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Thursday, November 3, 2016

X-amining Excalibur #52

"All You Ever Wanted To Know About Phoenix...But Were Afraid To Ask"
July 1992

In a Nutshell
With the help of Professor X & Jean Grey, Excalibur learns the truth about Phoenix's relationship with Rachel.

Writer: Alan Davis
Breakdowns: Will Simpson
Finishes: Jimmy Palmiotti & Dave Hoover
Letterer: Michael Heisler
Colorist: Kelly Corvese
Editor: Terry Kavanaugh
Editor-in-Chief: Tom DeFalco

Plot
After seemingly encountering various X-Men from anachronistic times at the X-Mansion, Professor X wakes up in Braddock Manor, stunned to learn ten hours have passed since he projected his mind into the mind of Phoenix. With Jean's help to break down Phoenix's defenses, Xavier then projects Excalibur into Rachel's mind, where the Phoenix proceeds to share with them its history: from birth to its encounter with Feron & Necrom, then, much later, Jean Grey; it's subsequent "death", after which it first encountered Rachel, who had sent her mind back in time, and learned of her horrific future; how it sent a portion of itself back to the future with Rachel where, at the urging of Kate Pryde, used its power to send Rachel physically back in time and suppress her memories. When Excalibur asks where Rachel is now, Phoenix explains that while her physically body has been healed, her mind is still shattered after the encounter with Necrom, and Phoenix, having learned the hard way, is reluctant to try to repair it. So Phoenix is protecting Rachel's psyche until it heals itself. Returning Excalibur to the physical world, Phoenix, in control of Rachel's body, flies off into space. Meanwhile, a pair of police officers investigate the disappearance of all the people from a small, northern hamlet, as they are unknowingly watched by the Crazy Gang.

Firsts and Other Notables
Though she's been in a coma since issue #50, this issue marks Rachel departure from the series for the foreseeable future (about ten issues), as the Phoenix Force flies off into space with her body.


After several false starts and teases (including issue #41 and XX Crossing), Excalibur finally interacts with some honest-to-goodness, real-deal, not an illusion, not fakes, not alternate counterpart X-Men. Granted, little is made of that in the story (it would have been nice to see Kurt & Kitty react to Professor X being paralyzed again, for example), and the cover is another huge misdirection, but still, it finally happened.


As, essentially, a history of the Phoenix and its relationship with Rachel, this issue reveals and retcons a fair amount of information. Most significantly is the idea that Rachel's telepathic and telekinetic abilities were inherited from her mother, while her actual mutant power is the ability to transport minds through time (which is how she was able to send Kate Pryde back in time in "Days of Future Past"). It's not a terrible way to explain her otherwise-random time travel abilities, though it doesn't quite fit with how we understand Marvel's mutants to work (they general don't "inherit" a power and also get another, different power) and is, I believe, mostly ignored by later writers.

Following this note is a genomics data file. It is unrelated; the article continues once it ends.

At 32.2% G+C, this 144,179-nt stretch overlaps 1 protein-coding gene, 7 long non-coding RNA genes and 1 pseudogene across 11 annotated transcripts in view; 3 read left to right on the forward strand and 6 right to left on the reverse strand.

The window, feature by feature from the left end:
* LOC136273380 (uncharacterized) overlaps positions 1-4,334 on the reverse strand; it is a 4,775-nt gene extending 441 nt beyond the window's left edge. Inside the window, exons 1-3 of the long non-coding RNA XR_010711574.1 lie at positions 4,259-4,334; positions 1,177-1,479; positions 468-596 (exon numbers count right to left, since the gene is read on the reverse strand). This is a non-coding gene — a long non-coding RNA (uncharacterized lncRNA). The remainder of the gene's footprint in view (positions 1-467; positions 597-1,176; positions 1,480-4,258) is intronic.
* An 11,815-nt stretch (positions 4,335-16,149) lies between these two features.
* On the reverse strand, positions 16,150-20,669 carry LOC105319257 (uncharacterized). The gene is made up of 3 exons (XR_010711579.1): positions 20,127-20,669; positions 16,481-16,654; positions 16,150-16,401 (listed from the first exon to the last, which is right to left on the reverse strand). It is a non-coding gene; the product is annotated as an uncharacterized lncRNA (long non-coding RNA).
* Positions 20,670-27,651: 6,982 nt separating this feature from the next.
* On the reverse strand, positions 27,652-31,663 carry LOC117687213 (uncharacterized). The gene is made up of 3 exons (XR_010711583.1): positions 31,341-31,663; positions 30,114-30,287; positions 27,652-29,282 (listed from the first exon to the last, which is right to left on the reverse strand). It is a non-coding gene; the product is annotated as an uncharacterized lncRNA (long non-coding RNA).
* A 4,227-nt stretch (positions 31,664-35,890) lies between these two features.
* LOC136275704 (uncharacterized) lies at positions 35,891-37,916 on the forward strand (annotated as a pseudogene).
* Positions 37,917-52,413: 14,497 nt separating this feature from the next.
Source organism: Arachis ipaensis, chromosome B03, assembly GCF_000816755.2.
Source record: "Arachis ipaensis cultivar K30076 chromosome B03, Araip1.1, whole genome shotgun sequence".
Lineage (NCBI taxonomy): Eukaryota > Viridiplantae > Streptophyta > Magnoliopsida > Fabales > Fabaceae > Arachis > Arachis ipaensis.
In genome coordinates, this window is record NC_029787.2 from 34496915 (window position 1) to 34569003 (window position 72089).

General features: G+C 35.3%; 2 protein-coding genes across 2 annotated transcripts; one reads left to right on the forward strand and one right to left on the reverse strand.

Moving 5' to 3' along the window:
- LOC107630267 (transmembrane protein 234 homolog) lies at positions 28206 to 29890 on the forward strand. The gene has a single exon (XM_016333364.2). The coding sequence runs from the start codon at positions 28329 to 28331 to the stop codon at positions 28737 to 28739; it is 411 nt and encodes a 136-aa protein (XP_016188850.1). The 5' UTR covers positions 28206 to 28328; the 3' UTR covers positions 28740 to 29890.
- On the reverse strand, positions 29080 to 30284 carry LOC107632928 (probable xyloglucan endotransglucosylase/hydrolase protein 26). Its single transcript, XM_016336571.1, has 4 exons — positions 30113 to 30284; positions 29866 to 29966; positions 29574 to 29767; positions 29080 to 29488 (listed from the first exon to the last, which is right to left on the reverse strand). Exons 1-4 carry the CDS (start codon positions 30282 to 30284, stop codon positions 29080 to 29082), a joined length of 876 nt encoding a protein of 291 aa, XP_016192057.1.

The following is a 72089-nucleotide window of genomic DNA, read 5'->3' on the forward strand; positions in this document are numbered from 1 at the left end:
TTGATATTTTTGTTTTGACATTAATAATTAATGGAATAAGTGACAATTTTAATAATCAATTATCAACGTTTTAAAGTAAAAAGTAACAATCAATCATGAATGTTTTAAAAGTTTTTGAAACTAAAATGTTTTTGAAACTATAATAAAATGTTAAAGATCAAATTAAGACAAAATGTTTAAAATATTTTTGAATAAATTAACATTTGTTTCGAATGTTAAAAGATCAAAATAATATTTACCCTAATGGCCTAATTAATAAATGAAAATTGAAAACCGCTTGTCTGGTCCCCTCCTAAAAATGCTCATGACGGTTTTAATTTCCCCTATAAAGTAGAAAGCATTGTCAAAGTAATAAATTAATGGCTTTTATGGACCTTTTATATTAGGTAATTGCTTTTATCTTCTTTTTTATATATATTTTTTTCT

Another big reveal/retcon (depending on how you look at it) is how Rachel first came to the attention of the Phoenix Force. Here, it's said that, after Kate Pryde returned to the future, Rachel sent her mind back in time to find out why their world hadn't changed. The Phoenix Force, reeling after its physical death in "The Dark Phoenix" and seeking to return the consciousness it took from Jean, is drawn to Rachel as well, and a portion of it returns with Rachel to the future (all of which ignores, but doesn't contradict, anything involving Madelyne Pryor, who also accidentally received a portion of the Phoenix at this time).


So in the future, it's the Phoenix Force which enables Rachel to go back in time physically (since her power only affects minds), and thus, Phoenix is always with Rachel from the moment she arrived in the present in New Mutants #18 (which seemingly contradicts Rachel's adoption of the Phoenix Force in Uncanny X-Men #199, but doesn't, really - it just makes it about her accepting the power and its legacy).

This issue also establishes that the Phoenix Force scrambled Rachel's memories at the request of Kate Pryde, but that's just out and out wrong - Rachel didn't have any memory problems until after her encounter with Spiral and subsequent trip into Mojoworld (there's a line about Rachel was strong and would occasionally remember things, but that doesn't really fit with how Rachel was presented pre-#209. She was crying all the time about the future she came from!).


Phoenix also says that it and Rachel are now irrevocably merged; future stories will show that to be less than true.

A Work in Progress
Captain Britain seems to suggest that the colored effects used in comics to indicate the usage of telepathy/telekinesis are actual physical manifestations to the characters as well.


A couple more details are added to the "Days of Future Past" setting here. It's confirmed that Rachel was put into a concentration camp (where she first appeared in X-Men #141) after fighting off her programming as one of Ahab's Hounds, and is responsible for crippling Ahab in the process.


It's also established that in the DoFP future, Mastermind set off a nuclear bomb which destroyed Pittsburgh, an event that motivated the army into action against mutants and, specifically, the X-Men, which seems like something maybe Kate Pryde should have also mentioned during the whole "stop the assassination of Robert Kelly" thing.


Phoenix tells Jean that it has removed every trace of its power from her, but can't take back the memories it gave her when Jean was revived.


Austin's Analysis